In one, a probation officer says she found herself in an “unsafe situation” with a client and asked Flint, who was on his lunch break, for help. “Albeit off-site and off-duty, CO Flint stayed with me and I appreciated it,” she wrote to the Trial Court’s Security Department. “It’s nice to know the level of support and concern that I can count on from your department, your officers.”

Other letters praise Flint for his “terrific services,” “dedication to the Trial Court and the public,” “professionalism and restraint” and “intelligent and prompt reactions” and call him  “an asset to the Court.” Connolly had no response in his deposition to why these letters were excluded from Flint’s file.

Questions have also been raised about Connolly’s position. According to the 2008 job description from when he applied, directors of security must have a master’s degree in law enforcement or business or public administration. Connolly, however, only has a bachelor’s, but was promoted to director anyway by Chief Justice Robert Mulligan, who was implicated in the Probation Department patronage scandal for not reining in Commissioner John J. O’Brien’s corrupt hiring practices. Connolly also admitted in his deposition that Flint is not the first Trial Court employee to have a problem with his behavior — “five or six” others have filed similar complaints. And since Flint’s case went public, the Trial Court has been recruiting new candidates for the director position and will demote Connolly to deputy director once it finds a replacement. The Trial Court says this is the result of “several personnel changes to the Office of Court Management.”

The Trial Court declined to comment on Flint’s case.

While Flint is happy that these revelations about the Trial Court are finally coming to light, the three-and-a-half-year battle has taken a serious toll on him. After his termination, Flint put in job applications “everywhere,” from construction sites to restaurants and drug treatment programs, but hasn’t gotten a single offer.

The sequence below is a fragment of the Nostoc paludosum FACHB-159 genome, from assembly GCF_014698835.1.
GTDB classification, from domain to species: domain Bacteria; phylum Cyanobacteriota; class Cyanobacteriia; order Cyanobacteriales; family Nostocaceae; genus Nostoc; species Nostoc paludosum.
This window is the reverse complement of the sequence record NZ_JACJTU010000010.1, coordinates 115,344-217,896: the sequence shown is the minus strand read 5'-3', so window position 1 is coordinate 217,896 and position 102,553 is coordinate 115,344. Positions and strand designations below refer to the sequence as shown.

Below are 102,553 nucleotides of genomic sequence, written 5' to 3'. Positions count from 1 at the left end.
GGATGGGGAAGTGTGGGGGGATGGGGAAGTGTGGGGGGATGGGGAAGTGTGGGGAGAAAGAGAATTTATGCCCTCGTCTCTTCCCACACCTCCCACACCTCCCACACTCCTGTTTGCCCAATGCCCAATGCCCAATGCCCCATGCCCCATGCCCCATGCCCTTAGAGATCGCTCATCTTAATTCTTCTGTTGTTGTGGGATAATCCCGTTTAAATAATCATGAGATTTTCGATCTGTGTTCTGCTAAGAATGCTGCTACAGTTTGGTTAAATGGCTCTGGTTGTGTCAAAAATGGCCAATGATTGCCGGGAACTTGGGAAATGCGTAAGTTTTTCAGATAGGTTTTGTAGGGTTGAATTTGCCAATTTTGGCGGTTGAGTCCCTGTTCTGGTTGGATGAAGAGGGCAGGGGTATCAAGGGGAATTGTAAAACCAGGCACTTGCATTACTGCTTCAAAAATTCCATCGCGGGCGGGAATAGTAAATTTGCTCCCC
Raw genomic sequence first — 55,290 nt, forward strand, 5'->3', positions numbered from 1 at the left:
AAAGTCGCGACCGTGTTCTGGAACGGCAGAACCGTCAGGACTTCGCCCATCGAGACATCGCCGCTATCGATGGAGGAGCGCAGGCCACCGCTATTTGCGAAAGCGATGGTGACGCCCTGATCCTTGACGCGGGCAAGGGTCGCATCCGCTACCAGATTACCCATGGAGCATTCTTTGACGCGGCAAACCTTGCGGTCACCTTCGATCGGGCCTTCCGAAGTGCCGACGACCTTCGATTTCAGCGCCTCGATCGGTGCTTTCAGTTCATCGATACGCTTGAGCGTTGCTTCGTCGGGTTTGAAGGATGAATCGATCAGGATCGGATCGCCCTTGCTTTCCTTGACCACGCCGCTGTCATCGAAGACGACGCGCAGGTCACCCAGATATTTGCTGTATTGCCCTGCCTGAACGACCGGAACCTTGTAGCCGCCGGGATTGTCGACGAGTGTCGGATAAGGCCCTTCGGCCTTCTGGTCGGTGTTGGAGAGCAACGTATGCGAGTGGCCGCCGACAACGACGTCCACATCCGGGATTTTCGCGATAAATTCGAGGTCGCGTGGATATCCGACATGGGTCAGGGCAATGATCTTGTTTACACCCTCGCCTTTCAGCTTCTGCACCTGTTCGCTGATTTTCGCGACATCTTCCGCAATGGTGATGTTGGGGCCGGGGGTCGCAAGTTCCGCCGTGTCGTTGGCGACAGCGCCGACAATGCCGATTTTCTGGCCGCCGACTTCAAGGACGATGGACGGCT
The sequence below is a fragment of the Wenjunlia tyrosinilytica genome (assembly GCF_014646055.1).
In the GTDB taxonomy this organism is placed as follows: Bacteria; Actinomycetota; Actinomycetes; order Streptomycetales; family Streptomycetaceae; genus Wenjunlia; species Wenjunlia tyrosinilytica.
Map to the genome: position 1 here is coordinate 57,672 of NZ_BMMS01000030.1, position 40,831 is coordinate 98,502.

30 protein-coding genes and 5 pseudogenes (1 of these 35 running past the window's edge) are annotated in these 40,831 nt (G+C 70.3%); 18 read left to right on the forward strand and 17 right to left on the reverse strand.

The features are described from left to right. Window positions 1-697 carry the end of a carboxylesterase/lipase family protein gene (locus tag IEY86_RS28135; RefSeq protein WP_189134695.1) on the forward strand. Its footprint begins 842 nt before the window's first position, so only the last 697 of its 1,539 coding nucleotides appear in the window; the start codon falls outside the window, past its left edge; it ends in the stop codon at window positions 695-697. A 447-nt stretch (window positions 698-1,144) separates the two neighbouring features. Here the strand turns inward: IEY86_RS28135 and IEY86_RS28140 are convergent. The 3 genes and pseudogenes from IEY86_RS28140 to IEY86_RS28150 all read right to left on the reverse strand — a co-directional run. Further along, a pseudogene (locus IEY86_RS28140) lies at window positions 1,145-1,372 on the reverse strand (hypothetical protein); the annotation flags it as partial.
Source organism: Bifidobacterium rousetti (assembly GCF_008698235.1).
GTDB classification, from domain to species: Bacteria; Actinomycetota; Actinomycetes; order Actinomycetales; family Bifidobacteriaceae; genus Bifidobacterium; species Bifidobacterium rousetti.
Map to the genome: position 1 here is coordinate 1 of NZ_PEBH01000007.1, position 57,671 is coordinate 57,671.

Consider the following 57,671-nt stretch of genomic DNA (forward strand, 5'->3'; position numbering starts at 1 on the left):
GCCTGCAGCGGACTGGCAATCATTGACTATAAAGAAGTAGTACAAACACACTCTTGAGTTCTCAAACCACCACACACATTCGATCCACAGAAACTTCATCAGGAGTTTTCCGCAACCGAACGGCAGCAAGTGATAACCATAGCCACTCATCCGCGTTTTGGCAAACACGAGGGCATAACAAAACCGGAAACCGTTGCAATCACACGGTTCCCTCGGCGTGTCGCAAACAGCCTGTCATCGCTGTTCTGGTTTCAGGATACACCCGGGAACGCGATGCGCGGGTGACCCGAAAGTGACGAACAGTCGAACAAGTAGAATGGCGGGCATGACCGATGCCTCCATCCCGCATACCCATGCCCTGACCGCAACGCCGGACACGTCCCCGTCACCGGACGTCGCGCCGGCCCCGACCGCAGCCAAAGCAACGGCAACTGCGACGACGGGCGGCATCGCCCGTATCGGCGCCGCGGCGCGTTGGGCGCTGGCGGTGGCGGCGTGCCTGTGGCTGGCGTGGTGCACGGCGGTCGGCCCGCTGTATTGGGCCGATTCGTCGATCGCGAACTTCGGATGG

“I really feel that I can’t find work that will equal what I used to do,” he says.

To survive, the Roxbury native was forced to dip into his retirement funds and borrow money from his family — and now, relies on food stamps.

“It’s humiliating,” Flint says. “Going to the stores and pulling out that EBT card, it’s humiliating, because I’m somebody who used to have a secure job, and I still don’t understand why I have to do that.”

The stress of unemployment has also hurt his health. Flint lost 25 pounds and regularly falls into bouts of depression so deep that he doesn’t feel like leaving the house. In addition, his hair, which for years he styled in long dreadlocks that hung past his shoulders, started to fall out in large chunks, so he decided to shave his head — the first time in his life that he’s been without hair.

Still, Flint is optimistic about his upcoming public hearing.

“My hope is to once and for all, finally get the real truth and get justice and have the people decide the course of this fight,” he says.